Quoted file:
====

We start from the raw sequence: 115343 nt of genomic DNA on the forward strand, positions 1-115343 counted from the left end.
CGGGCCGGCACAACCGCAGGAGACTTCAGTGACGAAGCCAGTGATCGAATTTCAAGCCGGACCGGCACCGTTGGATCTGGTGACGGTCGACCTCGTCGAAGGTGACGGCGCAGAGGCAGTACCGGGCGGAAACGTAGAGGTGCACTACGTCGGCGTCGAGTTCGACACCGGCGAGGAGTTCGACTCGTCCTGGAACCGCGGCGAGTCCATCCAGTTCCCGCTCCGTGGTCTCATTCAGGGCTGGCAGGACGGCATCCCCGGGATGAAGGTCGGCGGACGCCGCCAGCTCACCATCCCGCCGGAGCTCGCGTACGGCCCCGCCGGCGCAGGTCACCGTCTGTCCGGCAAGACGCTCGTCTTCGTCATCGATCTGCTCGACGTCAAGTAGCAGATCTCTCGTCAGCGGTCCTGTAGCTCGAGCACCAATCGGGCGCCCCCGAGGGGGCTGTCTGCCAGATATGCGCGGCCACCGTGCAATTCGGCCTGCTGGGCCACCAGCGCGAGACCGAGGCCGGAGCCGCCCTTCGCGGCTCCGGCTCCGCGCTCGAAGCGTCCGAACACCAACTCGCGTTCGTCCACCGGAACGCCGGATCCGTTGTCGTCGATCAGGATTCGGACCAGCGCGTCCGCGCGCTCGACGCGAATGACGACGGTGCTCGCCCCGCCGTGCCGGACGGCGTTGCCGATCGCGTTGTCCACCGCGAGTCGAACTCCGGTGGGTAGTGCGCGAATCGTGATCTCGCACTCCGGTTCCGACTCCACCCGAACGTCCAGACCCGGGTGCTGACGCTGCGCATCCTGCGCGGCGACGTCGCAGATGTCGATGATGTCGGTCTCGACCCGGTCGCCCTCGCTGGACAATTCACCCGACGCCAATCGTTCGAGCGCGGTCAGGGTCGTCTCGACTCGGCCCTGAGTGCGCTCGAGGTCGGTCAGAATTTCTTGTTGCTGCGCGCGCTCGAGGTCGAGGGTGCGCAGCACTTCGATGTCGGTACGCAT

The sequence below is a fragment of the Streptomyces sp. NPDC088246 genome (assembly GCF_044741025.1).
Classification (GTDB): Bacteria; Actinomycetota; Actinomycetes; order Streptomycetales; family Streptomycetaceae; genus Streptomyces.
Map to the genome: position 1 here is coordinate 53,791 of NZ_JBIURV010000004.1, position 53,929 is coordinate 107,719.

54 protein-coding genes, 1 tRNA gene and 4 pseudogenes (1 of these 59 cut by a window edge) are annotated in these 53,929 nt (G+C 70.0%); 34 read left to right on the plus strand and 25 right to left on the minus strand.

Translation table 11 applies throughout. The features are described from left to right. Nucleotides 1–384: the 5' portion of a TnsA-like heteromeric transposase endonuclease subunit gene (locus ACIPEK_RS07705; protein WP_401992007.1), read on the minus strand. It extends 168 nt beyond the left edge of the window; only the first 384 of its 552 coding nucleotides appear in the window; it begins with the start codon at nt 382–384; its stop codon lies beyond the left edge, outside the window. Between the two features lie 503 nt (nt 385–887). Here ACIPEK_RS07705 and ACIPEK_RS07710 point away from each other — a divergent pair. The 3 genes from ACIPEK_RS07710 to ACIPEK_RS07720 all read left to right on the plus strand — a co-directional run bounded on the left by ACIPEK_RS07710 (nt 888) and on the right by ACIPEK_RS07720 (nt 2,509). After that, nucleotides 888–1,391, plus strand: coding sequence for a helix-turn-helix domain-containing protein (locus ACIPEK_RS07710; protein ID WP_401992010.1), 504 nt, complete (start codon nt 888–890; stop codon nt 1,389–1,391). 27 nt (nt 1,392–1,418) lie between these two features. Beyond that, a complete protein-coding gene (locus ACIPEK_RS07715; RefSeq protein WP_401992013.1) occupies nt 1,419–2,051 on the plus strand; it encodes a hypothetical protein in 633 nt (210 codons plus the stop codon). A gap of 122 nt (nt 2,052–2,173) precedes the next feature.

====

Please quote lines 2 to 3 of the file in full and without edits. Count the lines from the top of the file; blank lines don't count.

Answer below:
CGGGCCGGCACAACCGCAGGAGACTTCAGTGACGAAGCCAGTGATCGAATTTCAAGCCGGACCGGCACCGTTGGATCTGGTGACGGTCGACCTCGTCGAAGGTGACGGCGCAGAGGCAGTACCGGGCGGAAACGTAGAGGTGCACTACGTCGGCGTCGAGTTCGACACCGGCGAGGAGTTCGACTCGTCCTGGAACCGCGGCGAGTCCATCCAGTTCCCGCTCCGTGGTCTCATTCAGGGCTGGCAGGACGGCATCCCCGGGATGAAGGTCGGCGGACGCCGCCAGCTCACCATCCCGCCGGAGCTCGCGTACGGCCCCGCCGGCGCAGGTCACCGTCTGTCCGGCAAGACGCTCGTCTTCGTCATCGATCTGCTCGACGTCAAGTAGCAGATCTCTCGTCAGCGGTCCTGTAGCTCGAGCACCAATCGGGCGCCCCCGAGGGGGCTGTCTGCCAGATATGCGCGGCCACCGTGCAATTCGGCCTGCTGGGCCACCAGCGCGAGACCGAGGCCGGAGCCGCCCTTCGCGGCTCCGGCTCCGCGCTCGAAGCGTCCGAACACCAACTCGCGTTCGTCCACCGGAACGCCGGATCCGTTGTCGTCGATCAGGATTCGGACCAGCGCGTCCGCGCGCTCGACGCGAATGACGACGGTGCTCGCCCCGCCGTGCCGGACGGCGTTGCCGATCGCGTTGTCCACCGCGAGTCGAACTCCGGTGGGTAGTGCGCGAATCGTGATCTCGCACTCCGGTTCCGACTCCACCCGAACGTCCAGACCCGGGTGCTGACGCTGCGCATCCTGCGCGGCGACGTCGCAGATGTCGATGATGTCGGTCTCGACCCGGTCGCCCTCGCTGGACAATTCACCCGACGCCAATCGTTCGAGCGCGGTCAGGGTCGTCTCGACTCGGCCCTGAGTGCGCTCGAGGTCGGTCAGAATTTCTTGTTGCTGCGCGCGCTCGAGGTCGAGGGTGCGCAGCACTTCGATGTCGGTACGCAT

The sequence below is a fragment of the Streptomyces sp. NPDC088246 genome (assembly GCF_044741025.1).